The time is right and it is our moral duty to work together to fulfill Dr. King’s social and economic justice dream
By JEFF JOHNSON
(Feb. 2, 2018) — At the end of a blustery and rainy winter day two sanitation workers in Memphis, Tenn., Echol Cole and Robert Walker, were crushed to death by a malfunctioning compactor in the garbage truck they were assigned to as it headed to the Shelby County dump.
Fifty years ago yesterday, Feb. 1, 1968, this tragic and avoidable accident marked the beginning of a 65-day sanitation workers strike by AFSCME Local 1733 as 1,300 sanitation workers walked off the job in protest of poverty wages, inhumane working conditions, and the deaths of these two young men.
The rallying call for the strike became “I Am a Man.”
The picket signs didn’t outline a set of grievances, but rather the statement “I Am a Man,” which said it all — we are all human beings and we all deserve to be treated with dignity and respect.
Dr. Martin Luther King, against the wishes of his staff, took a detour from his organizing around the Poor People’s Campaign to come to the assistance of the sanitation workers and the people of Memphis. He found such inspiration, hope, and unity in the sanitation workers’ strike in Memphis that it became emblematic of what the Poor People’s Campaign was all about:
“You are doing many things here in this struggle… You are demanding that this city will respect the dignity of labor… All labor has dignity… the person who picks up the garbage is as essential to the health of society as the physician.”
“You are reminding, not only Memphis, but you are reminding the nation that it is a crime for people to live in this rich nation and receive starvation wages!”
“Do you know that most of the poor people of our country are working every day. And they are making wages so low that they cannot begin to function in the mainstream of the economic life of our nation.”
“You are here to demand that Memphis will see the poor”
“If America does not use her vast resources of wealth to end poverty and make it possible for all of God’s children to have the basic necessities of life, she too is going to hell.”
The new phase of the movement and struggle for freedom was to end racism, poverty and to end the Vietnam War.
Dr. King noted that “now our struggle is for genuine equality which means economic equality. For we know that it isn’t enough to integrate lunch counters. What does it profit a man to be able to eat at an integrated lunch counter if he doesn’t earn enough money to buy a hamburger and a cup of coffee?”
A complete restructuring of our economy is what Dr. King was talking about. More jobs, decent wages, union representation, affordable housing, and a guaranteed income was what was needed. And of course, that made Dr. King more dangerous to capitalism and the social order than ever before. All of this would cost money. All of this was about redistributing income and wealth. To top it off, he suggested that we not waste more money an unjustified and immoral war and use that money for constructive humanitarian purposes.
Of course, 50 years ago on April 4, as Dr. King returned to Memphis for a second march in support of the sanitation workers, he was slain by an assassin’s bullet while standing on the balcony of the Lorraine Motel.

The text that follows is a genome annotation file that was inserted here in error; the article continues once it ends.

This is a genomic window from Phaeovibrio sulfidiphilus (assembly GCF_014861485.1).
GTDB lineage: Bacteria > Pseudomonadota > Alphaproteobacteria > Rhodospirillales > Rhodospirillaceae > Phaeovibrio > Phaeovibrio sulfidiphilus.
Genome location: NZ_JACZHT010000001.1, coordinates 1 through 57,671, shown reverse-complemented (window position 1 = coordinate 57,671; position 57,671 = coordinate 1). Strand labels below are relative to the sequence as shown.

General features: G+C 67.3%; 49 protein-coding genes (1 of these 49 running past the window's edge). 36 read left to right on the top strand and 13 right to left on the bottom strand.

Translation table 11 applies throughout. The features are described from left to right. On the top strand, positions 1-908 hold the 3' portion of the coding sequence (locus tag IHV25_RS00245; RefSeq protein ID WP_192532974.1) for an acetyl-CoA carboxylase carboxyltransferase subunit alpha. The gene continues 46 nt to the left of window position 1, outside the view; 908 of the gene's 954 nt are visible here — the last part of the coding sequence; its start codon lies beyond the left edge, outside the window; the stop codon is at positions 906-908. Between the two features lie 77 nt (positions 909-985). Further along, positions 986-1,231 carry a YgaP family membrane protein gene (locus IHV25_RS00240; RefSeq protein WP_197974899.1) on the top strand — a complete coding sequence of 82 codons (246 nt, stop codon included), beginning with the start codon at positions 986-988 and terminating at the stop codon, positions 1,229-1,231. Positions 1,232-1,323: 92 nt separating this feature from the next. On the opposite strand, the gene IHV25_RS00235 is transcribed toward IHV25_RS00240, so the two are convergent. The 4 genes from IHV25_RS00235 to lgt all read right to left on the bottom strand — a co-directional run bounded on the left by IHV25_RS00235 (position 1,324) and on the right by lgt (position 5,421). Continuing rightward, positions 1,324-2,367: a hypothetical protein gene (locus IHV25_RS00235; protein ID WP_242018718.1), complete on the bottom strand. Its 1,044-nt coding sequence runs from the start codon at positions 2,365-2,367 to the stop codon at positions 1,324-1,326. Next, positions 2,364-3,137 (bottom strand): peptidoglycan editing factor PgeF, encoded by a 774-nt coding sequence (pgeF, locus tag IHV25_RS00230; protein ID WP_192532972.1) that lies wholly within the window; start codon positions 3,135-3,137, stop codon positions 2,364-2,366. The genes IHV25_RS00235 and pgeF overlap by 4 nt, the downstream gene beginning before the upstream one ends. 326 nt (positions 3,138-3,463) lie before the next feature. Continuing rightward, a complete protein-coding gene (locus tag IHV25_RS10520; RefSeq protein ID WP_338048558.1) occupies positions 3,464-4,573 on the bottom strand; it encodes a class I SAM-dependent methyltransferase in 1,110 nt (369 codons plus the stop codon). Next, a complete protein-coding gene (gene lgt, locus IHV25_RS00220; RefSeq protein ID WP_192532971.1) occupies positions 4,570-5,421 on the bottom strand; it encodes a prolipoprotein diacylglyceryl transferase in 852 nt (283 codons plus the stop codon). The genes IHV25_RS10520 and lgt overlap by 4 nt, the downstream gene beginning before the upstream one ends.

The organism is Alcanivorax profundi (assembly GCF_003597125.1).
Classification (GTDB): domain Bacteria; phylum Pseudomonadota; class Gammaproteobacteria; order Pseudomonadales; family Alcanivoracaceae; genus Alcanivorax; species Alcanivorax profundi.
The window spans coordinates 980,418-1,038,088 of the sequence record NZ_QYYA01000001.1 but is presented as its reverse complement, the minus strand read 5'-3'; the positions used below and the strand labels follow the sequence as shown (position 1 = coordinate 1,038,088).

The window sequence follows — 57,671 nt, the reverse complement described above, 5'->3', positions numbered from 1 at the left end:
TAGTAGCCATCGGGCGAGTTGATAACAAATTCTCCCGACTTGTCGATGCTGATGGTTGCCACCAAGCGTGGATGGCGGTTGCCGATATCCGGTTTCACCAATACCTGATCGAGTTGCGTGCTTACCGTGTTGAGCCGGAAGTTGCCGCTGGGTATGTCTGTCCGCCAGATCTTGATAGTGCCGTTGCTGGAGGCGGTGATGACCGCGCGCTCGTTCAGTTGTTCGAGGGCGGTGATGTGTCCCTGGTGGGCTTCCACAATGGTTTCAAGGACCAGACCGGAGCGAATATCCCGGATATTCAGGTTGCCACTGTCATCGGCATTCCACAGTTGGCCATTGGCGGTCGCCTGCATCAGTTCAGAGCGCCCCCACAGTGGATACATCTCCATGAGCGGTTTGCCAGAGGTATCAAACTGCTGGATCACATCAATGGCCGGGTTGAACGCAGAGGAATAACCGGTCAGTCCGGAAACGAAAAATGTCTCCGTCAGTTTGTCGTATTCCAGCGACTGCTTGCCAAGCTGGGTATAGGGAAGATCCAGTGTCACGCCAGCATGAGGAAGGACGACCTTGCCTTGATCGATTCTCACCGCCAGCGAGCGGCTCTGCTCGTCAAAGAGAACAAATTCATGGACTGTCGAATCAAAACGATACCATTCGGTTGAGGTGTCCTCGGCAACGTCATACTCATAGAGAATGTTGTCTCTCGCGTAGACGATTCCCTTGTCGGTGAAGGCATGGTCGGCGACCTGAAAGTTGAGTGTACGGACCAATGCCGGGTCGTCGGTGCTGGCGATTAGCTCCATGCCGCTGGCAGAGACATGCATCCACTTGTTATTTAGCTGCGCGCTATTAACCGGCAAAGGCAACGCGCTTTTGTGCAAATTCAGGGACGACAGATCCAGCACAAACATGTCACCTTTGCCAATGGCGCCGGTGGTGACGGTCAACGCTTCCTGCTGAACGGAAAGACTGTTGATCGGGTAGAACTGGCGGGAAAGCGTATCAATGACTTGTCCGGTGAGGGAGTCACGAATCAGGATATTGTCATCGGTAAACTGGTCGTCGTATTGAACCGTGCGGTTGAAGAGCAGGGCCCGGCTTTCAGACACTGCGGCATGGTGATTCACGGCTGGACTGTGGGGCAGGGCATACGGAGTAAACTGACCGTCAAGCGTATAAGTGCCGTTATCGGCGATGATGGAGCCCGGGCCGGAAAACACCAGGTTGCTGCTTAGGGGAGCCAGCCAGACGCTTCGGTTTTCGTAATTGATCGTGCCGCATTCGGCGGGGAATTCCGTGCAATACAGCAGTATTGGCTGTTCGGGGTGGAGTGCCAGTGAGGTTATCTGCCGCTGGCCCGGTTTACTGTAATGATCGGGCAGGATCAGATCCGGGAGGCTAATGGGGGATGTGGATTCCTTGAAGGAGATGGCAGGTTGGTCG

The true soul of America broke that day.
While the Poor People’s Campaign march that Dr. King planned still happened in June 1968 and the poor erected an encampment named “Resurrection City” on the National Mall, riots and civil unrest captured most of the news in the spring and summer of 1968, as solutions to the grinding reality of systemic racism and poverty seemed now to be on, what Dr. King had once referred to as, the “outskirts of hope.”
A couple weeks after Dr. King’s murder, the city of Memphis signed an agreement with ASCME Local 1733 which included a wage increase, grievance procedures, the right to join the union without fear of retaliation, non-discrimination language, the right to promotions to higher paying jobs, the right to deduct union dues from their checks and most importantly a recognition from the workers’ perspective that union membership was a basic right in America.
The victory in Memphis created an opening for AFSCME to organize tens of thousands of public employees throughout the south.
While the goals of the people’s campaign have yet to be fulfilled and the right, funded by the Koch brothers and other billionaires, has spent forty years building a network of organizations, communications networks, language, and policies to silence the voice of unions and people of color. Resistance and movement building has begun again through Black Lives Matter, Our Revolution, Indivisible, the Women’s March, the climate justice movement, and the new Poor People’s Campaign co-chaired by Rev. William Barber and Rev. Liz Theoharis (for more information go to www.poorpeoplescampaign.org).
The time is right and it is our moral duty to work together to fulfill Dr. King’s social and economic justice dream.
Note: Much of the thinking behind this piece was inspired by a forthcoming book by WW Norton & Company, To The Promised Land, by Michael K. Honey. Michael is our good friend who is a professor of ethnic, labor and gender studies at the University of Washington Tacoma. He has written a brilliant piece that traces the evolution of Dr. King’s thinking on economic and social justice. The book will be released on April 3, 2018. I suggest that you put an order in with your local bookstore, you will not be disappointed.
Jeff Johnson is President of the Washington State Labor Council, AFL-CIO, the largest labor organization in the Evergreen State, representing the interests of more than 600 local unions and 450,000 rank-and-file union members.